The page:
|Date||1st September 2019|
|Society||Portadown Phoenix Players|
|Venue||Portadown Town Hall|
|Type of Production||Musical|
|Director||David O’Toole - assisted by Megan Henry|
|Musical Director||Dennis McKeever|
Author: Sheelagh Hobart
Written and composed by Lionel Bart, this very British musical was premiered in the West End in 1960 and then on Broadway in 1963, enjoying long runs in both countries. With many professional revivals – the most recent being 2008 after a BBC series with Andrew Lloyd Webber to choose a Nancy and an Oliver – and numerous amateur productions, it always brings in capacity audiences.
Phoenix’s set by Rodney Henry was fairly standard with steps on either side of a ‘bridge’, which was all well used – and minimal props were carried on and off stage. Costumes, sourced from the Lyric Theatre, St Agnes Choral Society and Banbridge Musical Society, were a bit of a hotch-potch – some good, some not so good. Nancy was dressed in blue for a change, but unfortunately one ensemble member was in red which often drew the eye. Sound and sound effects were good and lighting mostly effective.
Such is the talent amongst the young members of Phoenix that many principal roles were shared. I will comment on the cast I saw on Sunday evening and name the alternative actor in brackets. Oliver was played by Shea Fox (Kiyan Telford) with great confidence – sometimes I would have liked him to show more timidity and leave the confidence to Tom Gyle (Shane Curran) as the Artful Dodger. However, both boys worked well together and must be commended for their professionalism and good vocals. Ellen Mockford (Dion Di Maio) took the role of Nancy with charm and just enough abrasiveness when needed. The contrast between the bawdy “Oom Pah Pah” and the emotional “As Long as He needs Me” was marked and Ellen did equal justice to both. Michael Morrow played Mr Bumble with gusto and was joined by Lily McClatchey as Widow Corney. She showed delightful comic touches with subtlety and was a pleasure to observe.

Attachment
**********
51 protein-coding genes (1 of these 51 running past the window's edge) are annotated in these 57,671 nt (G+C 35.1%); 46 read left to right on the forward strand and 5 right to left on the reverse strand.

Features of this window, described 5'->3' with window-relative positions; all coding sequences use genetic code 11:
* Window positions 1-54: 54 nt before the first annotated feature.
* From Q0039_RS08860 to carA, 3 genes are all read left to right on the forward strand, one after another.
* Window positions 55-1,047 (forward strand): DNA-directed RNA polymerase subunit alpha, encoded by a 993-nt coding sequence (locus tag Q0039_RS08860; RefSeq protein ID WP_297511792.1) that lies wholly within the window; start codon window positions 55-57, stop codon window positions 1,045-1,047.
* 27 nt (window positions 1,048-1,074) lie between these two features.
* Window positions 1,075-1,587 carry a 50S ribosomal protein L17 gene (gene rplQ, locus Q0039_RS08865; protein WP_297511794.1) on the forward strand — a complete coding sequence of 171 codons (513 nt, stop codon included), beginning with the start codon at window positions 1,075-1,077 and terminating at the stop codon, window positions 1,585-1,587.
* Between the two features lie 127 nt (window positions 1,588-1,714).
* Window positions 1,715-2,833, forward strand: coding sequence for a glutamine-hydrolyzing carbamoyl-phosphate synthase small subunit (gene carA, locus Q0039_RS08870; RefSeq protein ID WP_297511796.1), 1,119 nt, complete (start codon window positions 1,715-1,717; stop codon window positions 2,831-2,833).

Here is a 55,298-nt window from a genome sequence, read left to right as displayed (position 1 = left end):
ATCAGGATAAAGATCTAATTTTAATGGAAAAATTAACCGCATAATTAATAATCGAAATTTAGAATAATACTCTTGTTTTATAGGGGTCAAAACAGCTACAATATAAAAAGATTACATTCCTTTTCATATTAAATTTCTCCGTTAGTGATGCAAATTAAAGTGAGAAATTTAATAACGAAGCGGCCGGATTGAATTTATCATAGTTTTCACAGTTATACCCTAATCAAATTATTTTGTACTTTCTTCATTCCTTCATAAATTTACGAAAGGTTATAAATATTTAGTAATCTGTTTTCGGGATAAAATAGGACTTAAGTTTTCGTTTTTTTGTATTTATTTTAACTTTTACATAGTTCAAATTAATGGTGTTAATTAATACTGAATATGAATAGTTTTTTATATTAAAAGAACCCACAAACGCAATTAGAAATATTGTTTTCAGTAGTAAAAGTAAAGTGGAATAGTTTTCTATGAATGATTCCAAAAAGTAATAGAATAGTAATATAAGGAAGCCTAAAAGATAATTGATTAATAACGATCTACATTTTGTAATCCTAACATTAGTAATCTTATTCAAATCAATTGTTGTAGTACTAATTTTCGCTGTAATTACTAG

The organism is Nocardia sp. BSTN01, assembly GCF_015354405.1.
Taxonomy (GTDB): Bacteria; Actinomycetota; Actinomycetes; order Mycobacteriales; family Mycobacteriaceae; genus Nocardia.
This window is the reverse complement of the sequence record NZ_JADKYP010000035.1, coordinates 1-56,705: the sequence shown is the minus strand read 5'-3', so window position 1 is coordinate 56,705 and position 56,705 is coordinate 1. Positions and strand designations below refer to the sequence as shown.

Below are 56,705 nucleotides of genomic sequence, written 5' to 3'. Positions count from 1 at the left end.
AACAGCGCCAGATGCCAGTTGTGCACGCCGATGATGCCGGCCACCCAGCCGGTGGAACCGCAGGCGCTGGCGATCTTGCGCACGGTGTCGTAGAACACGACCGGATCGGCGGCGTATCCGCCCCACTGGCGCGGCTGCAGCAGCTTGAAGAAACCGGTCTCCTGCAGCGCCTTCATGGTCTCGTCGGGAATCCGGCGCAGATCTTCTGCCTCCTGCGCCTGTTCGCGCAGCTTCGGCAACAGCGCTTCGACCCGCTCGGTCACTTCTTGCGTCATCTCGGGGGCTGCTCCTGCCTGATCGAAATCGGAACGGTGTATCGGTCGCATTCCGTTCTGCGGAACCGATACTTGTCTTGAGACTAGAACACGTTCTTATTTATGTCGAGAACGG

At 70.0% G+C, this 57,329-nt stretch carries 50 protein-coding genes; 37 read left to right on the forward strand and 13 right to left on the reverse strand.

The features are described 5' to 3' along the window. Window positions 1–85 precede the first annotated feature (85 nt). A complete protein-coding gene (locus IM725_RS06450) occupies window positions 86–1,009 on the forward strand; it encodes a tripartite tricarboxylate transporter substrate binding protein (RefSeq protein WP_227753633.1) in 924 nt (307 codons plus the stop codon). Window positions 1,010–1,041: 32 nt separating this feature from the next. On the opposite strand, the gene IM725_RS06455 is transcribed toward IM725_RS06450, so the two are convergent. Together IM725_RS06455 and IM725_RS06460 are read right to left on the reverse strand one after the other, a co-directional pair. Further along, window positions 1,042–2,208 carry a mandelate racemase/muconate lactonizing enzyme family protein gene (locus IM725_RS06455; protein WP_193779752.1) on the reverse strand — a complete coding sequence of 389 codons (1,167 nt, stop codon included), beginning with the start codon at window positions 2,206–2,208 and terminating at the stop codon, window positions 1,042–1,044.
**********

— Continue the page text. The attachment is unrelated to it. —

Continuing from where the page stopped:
Jonathan Reid had two parts to cope with – appearing in the first act as Mr Sowerberry and in the second as Mr Brownlow. Supported in the first role by Alana Cahoon (Grace Glasgow) as Mrs Sowerberry, he was suitably “Uriah Heepish” but all I could do was look at his appalling bald wig! Alana was a lively and OTT character and their rendition of “That’s your Funeral” was great fun. Terri Willsher (Holly Coulter) and Morgan Shuttleworth fulfilled their roles as the rather unpleasant undertaker’s assistants Charlotte and Noah Claypole in suitable character. Other minor roles such as Bet, Dr Grimwig, Mr Brownlow, Mrs Bedwin, Old Sally, Charlie Bates & Nipper were all well covered by Ria Haddock (Meadhbh McGrail), Morgan Shuttleworth, Jonathan Reid, Alice Parker, Grace Glasgow, Charlie McCourt (Myles Coulter) and Paige McKee, although I could not see the point of Dr Grimwig’s membership of the ‘Dept. of Silly Walks’. The
Rose seller (Sophie Morrow), Strawberry seller Lily McClatchey , Milkmaid (Alana Cahoon) and Knife Grinder (Michael Morrow) all sang beautifully but I would have liked to see them carrying appropriate props. I liked the way the Governers of the Workhouse were introduced in the opening scene. The Ensemble of townspeople were well focused and sang well and the children of the workhouse and Fagin’s gang obviously enjoyed themselves and were well rehearsed – there was a lot of stamping of feet in their musical numbers (maybe it helped them to remember the moves!)
The menacing character of Bill Sykes was taken by Forrest Campbell. He looked frightening and made a lot of noise but his singing of “My Name” was not quite up to the mark. Fagin was a fascinating character as played by Donal McAuley. I was a little taken aback at the start by his short hair and cleanshaven face – not like any Fagin I’ve seen before – but I gradually came to understand the concept of portraying a man of many disguises. Donal had good rapport with his young gang of thieves and his musical numbers were well performed.
Experienced MD Dennis McKeever led his 9 piece orchestra with plenty of pace and kept a good balance with the stage. As Choreographer, Lynda Wright kept movement quite simple to suit all ages and levels of ability but gave a number of dancers and gymnasts the chance to shine in the pickpocket Fair scene just before the interval. Recent updating of parts of the musical score has created a marathon “Consider Yourself” number which was very nicely choreographed. Director David O’Toole did some of his own successful updating of this well loved classic musical! It was lovely to see it again and witness a packed house of happy parents, grandparents, uncles and aunts etc.etc.! My thanks to everyone involved in any aspect of this production for a great evening’s entertainment.
Noda Regional Representative for Ireland